Harbhajan Singh was on Monday officially kicked out of this year’s Indian Premier League for slapping S Sreesanth after the Mohali versus Mumbai match on Friday night.
<b1>Apart from banning him for 11 or 13 matches (in case Mumbai, by some miracle, make it to the finals), match referee and adjudicator Farokh Engineer also fined him his match fee for the game.
As Harbhajan (auctioned for approximately Rs 3.4 crore) will be paid for only two matches, he stands to lose at least about Rs 2.94 crore. That is, if he is paid for the first two games — he may have breached his contract with the Mumbai team for “bringing the game and team into disrepute”.
The fate of his international career continues to hang in balance. After seeking a separate explanation from Harbhajan, as the off-spinner “is a contracted player”, the Board of Control for Cricket in India (BCCI) on Monday appointed a one-man panel to probe the incident.
“Advocate Sudhir Nanavati has been appointed as commissioner to make a preliminary inquiry, call for an explanation and submit his report within 15 days to Board president Sharad Pawar…,” BCCI secretary Nirajan Shah stated. The advocate was appointed after the Board received Harbhajan’s reply on Monday morning, almost 12 hours before deadline.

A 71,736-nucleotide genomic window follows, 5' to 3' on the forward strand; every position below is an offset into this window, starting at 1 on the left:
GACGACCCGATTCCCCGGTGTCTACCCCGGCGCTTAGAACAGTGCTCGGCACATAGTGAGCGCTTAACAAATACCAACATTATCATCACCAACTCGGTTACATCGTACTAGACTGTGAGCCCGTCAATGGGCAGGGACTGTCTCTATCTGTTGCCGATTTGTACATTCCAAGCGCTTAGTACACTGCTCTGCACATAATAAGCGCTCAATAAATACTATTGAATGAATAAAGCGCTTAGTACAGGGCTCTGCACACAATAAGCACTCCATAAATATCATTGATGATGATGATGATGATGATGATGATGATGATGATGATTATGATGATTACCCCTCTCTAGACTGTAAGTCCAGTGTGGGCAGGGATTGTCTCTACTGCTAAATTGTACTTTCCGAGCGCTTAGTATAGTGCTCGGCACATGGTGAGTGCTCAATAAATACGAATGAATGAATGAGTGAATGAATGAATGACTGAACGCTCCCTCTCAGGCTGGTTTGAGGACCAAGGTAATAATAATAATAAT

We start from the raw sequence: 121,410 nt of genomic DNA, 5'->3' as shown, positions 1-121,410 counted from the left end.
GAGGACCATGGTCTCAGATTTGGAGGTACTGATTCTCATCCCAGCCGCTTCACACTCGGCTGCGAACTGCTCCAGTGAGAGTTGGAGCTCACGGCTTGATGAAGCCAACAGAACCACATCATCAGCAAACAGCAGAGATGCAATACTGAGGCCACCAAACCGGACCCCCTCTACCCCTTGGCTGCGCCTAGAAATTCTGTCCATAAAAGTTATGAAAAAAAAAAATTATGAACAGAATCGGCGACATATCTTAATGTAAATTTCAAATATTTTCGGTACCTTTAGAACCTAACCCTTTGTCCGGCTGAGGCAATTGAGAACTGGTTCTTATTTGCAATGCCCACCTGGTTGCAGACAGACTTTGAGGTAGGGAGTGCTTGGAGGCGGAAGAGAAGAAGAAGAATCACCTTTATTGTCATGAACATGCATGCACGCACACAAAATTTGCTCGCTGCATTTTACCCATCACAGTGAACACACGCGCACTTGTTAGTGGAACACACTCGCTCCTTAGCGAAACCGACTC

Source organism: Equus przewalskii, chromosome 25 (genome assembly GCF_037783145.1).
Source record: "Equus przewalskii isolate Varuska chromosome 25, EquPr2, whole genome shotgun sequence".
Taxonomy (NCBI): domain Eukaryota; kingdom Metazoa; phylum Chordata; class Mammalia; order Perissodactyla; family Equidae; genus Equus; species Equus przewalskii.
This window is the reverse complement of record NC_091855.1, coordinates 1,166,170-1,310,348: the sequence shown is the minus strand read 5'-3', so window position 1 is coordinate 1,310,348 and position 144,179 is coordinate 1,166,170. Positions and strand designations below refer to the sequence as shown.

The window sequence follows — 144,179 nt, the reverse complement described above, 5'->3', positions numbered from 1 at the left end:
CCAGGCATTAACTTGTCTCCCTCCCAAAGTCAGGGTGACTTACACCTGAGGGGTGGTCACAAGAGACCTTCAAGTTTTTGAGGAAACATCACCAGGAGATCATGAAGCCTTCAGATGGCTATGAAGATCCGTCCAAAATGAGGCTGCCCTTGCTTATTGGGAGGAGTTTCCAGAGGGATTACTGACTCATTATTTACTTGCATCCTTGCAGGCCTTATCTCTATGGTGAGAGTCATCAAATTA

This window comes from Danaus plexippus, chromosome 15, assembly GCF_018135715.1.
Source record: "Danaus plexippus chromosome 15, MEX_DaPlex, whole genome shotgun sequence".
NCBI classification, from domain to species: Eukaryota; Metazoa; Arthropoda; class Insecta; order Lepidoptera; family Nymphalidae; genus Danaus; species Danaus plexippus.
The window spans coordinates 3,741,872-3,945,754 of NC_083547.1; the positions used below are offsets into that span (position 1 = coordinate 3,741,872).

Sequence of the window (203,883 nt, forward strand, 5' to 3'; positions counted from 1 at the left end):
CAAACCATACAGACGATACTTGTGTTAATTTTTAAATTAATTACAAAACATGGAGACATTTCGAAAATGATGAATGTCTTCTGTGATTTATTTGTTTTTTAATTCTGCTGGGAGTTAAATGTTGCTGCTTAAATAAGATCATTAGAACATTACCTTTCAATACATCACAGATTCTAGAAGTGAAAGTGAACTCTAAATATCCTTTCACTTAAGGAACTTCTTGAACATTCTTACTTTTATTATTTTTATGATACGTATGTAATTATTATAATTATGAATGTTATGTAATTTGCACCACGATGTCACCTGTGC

The Hindustan Times has learnt that Harbhajan was “apologetic” and pleaded guilty “for having done something which I don’t know how it happened”. In his reply, the off-spinner has not mentioned that he was provoked by Sreesanth.
The BCCI is said to be divided on what disciplinary action should be taken against the player. One group felt that Harbhajan “has had enough punishment with the IPL ban”, and that there was no need for him “to be punished twice for one mistake”.
The other lobby believed “this was the right time to set the disciplinary action straight”. This group is planning to cite the example of how the Pakistan board banned Shoaib Akhtar for 13 one-dayers for hitting Mohammad Asif with a bat after a dressing room brawl.
Harbhajan’s case, incidentally, is not being viewed favourably because he was already in the dock for a level 2.8 offence (the reduced charge after the Monkeygate controversy). Board insiders said the hardliners are likely to prevail. “Harbhajan will face stringent action” from the Board as well.
Insiders said Sreesanth, who got away on Monday due to lack of video evidence, also faces “strong action”, if it is found that he did anything during the game (and not just before the slap) to create tension.
Meanwhile, speaking to reporters in New Delhi, League Commissioner Lalit Modi said that Engineer, after examining the video footage and going through the statements from both sides, found Harbhajan guilty of a level 4.2 offence in the ICC Code of Conduct, which deals with physical assault.
Terming the offence a “very serious” one, Modi said, “… Just after the match, Harbhajan was shaking hands with all the Mohali players and Sreesanth was third among them. Instead of shaking hands with him he slapped him.”
The ‘slapgate’ fallout also hurt Mumbai coach Lalchand Rajput, who was fined 50 per cent of his match fee for violating “the spirit of the game”. “He (Rajput) was standing behind Harbhajan when he slapped Sreesanth and he did not do anything to prevent it,” said Modi.